We'll ride primarily (maybe exclusively) on paved surfaces. I'm looking for something comfortable (pretty upright and not too stiff), fast/easy to ride (thus light and with big, narrow tires, right?), and relatively inexpensive. I figure that should be a hybrid, but there just seems to be such a range out there. Advice? I'd love to hear about specific makes and models.

    Thanks!
    Having a bike that fits you can help out with comfort, and it can make hills easier, but it won't make them easy. My guess is that part of your problem with hills is the bike, and part of it is that you don't have cycling-specific muscles.

    But if you want to ride more, you do need your own bike.

    The best thing you can do is find a decent local bike shop (LBS), tell them what you are looking for, and test ride a few bikes. A good shop will be able to fit you well, and put you on a bike that you can afford.
    Eric

    2005 Trek 5.2 Madone, Red with Yellow Flames (Beauty)
    199x Lemond Tourmalet, Yellow with fenders (Beast)

    Read my cycling blog at http://riderx.info/blogs/riderx
    Like climbing? Goto http://www.bicycleclimbs.com

  23. #23
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    Quote Originally Posted by mom
    When I was a kid, I loved to ride my bike. Now I'm 31 and relatively fit, but I can't seem to ride anymore! I can swim for miles, and I can ride for miles on perfectly flat roads, but as soon as I hit even a tiny incline, I can't seem to make the bike go. It's not that I get really tired or anything. I just slow down exponentially.
    When hills come, some people tend to crank up, use all their energy, jump on the pedals and mash through the hills. Then others tend to take it easy and climb slowly. I tend to be like that. And I also am able to climb long long hills without problems, as long as I have really low gears.

    Barring any adjustment problems with the bike, I suspect that what you need are lower gears. Depending on your current setup, a wide-range cassette (ex.: 11-32 instead of 11-25) or a triple with a smaller than standard small chainring (ex.: 50-38-24) would help in your situation. Judging by your experience, you are built for the long run, and given the appropriate low gears, you'll learn very quickly to pace yourself for multi-mile hills.

    P.S. Gearing sold with road bikes (and even with many hybrids) isn't adequate for most people.
    Michel Gagnon
    Montréal (Québec, Canada)

  24. #24
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    Michel Gagnon is right about the chainring gearing size that you will need to consider. The chainring is what you are pedaling, so a standard road triple is 52/42/30, a mountain bike 44/32/22, a hybrid 48/36/26, so really think about your ability and the gears you will use. The smaller the gear number the easier, the bigger the harder. Then there is the cassette the gears on the rear tire, where the bigger the easier and the smaller the harder.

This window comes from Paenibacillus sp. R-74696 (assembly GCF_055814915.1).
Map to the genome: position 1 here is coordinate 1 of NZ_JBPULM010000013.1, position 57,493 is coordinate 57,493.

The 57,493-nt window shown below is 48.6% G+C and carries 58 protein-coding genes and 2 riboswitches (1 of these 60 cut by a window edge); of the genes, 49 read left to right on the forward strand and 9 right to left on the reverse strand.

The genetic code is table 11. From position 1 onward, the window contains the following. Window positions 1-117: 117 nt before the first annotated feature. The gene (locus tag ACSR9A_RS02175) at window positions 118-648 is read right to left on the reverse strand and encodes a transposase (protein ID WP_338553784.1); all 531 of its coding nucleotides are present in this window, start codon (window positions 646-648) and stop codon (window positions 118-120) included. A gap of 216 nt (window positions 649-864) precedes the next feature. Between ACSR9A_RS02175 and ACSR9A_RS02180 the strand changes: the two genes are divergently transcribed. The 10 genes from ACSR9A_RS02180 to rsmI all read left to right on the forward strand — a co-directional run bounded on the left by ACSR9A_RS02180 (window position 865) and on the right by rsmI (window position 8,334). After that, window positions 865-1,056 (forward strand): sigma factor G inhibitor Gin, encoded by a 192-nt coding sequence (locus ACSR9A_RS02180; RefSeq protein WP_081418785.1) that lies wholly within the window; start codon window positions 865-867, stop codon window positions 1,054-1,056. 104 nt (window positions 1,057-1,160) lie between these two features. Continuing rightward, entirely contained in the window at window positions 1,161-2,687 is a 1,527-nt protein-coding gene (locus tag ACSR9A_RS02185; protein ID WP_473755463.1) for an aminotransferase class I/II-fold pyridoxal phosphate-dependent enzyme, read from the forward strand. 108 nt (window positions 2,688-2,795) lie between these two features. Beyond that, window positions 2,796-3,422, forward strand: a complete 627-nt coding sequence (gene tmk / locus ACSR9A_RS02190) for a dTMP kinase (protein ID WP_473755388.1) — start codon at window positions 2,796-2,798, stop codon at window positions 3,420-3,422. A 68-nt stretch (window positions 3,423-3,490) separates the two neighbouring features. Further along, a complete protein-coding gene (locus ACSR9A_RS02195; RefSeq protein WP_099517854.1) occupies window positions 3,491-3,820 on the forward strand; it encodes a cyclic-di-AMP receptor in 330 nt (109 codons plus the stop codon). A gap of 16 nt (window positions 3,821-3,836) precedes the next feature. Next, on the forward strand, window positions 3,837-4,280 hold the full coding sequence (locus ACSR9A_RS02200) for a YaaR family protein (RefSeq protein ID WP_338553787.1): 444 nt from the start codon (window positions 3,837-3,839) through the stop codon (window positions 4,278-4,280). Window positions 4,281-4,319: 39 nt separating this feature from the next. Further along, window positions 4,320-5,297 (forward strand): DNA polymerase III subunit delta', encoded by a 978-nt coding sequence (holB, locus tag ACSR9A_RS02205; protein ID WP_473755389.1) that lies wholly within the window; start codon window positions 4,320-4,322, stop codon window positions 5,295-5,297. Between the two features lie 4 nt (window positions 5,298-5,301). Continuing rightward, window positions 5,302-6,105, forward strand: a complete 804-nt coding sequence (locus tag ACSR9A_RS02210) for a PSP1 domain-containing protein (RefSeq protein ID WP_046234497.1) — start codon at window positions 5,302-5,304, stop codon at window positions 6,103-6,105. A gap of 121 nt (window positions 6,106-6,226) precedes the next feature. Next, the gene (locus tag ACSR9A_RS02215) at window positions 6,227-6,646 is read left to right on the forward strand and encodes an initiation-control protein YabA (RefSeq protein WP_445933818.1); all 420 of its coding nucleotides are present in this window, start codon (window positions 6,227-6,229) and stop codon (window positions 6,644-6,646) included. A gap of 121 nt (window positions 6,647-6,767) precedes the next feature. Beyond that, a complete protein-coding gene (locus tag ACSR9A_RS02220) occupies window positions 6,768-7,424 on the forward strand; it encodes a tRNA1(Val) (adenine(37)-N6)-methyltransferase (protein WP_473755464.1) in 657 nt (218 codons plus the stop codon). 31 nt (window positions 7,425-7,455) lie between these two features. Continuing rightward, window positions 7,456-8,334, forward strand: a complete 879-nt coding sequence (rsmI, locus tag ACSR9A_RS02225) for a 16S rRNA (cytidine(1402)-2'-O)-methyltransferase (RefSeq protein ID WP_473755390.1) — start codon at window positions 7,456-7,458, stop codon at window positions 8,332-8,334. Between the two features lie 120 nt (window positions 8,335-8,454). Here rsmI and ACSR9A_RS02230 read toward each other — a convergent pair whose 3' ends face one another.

25. #25
    Senior Member Sci-Fi's Avatar
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    Quote Originally Posted by mom
    When I was a kid, I loved to ride my bike. Now I'm 31 and relatively fit, but I can't seem to ride anymore! I can swim for miles, and I can ride for miles on perfectly flat roads, but as soon as I hit even a tiny incline, I can't seem to make the bike go. It's not that I get really tired or anything. I just slow down exponentially. My husband is at a loss. Anyway, we've only ridden a few times, and always on some random, borrowed mountain bike. I'm thinking that part of the problem has been the bike...? He's convinced me to buy my own bike, and though I'm skeptical, I really would like to go out and ride with him and my son (for whom we just got a bike seat!). So...I could use some buying advice.

    We'll ride primarily (maybe exclusively) on paved surfaces. I'm looking for something comfortable (pretty upright and not too stiff), fast/easy to ride (thus light and with big, narrow tires, right?), and relatively inexpensive. I figure that should be a hybrid, but there just seems to be such a range out there. Advice? I'd love to hear about specific makes and models.

    Thanks!
    A bike with dropped handlebars, a typical touring or road bike, takes advantage of a woman's lower body strength and upper body strength (arm, shoulder, back, abdominal) is developed quickly as a beneficial side effect. IMHO, it's a better choice for women than a hybrid or mountain bike, with their relatively straight handlebars, for the conditions/purposes you outlined/had in mind.

    Another option would be to look at a twist shift (6 or 7 speed) cruiser bike. The handle bars are the traditional curved back...probably similar to what you had when you were a kid. The seats are relatively comfortable (main complaint among women) and you are in a more upright position. The tires are fatter and add a measure of comfort, but don't expect it to be a speed demon (20+mph) unless you change the tires to a more skinny profile. Bought a PT Cruiser bike for my GF since she wanted a more traditional bike and she's happy with the all-around performance and comfort even on 40-50 mile rides over various terrains. She's planning on adding a rear rack with a pair of Wald 582 rear folding grocery baskets.
    Here's a pic of her bike: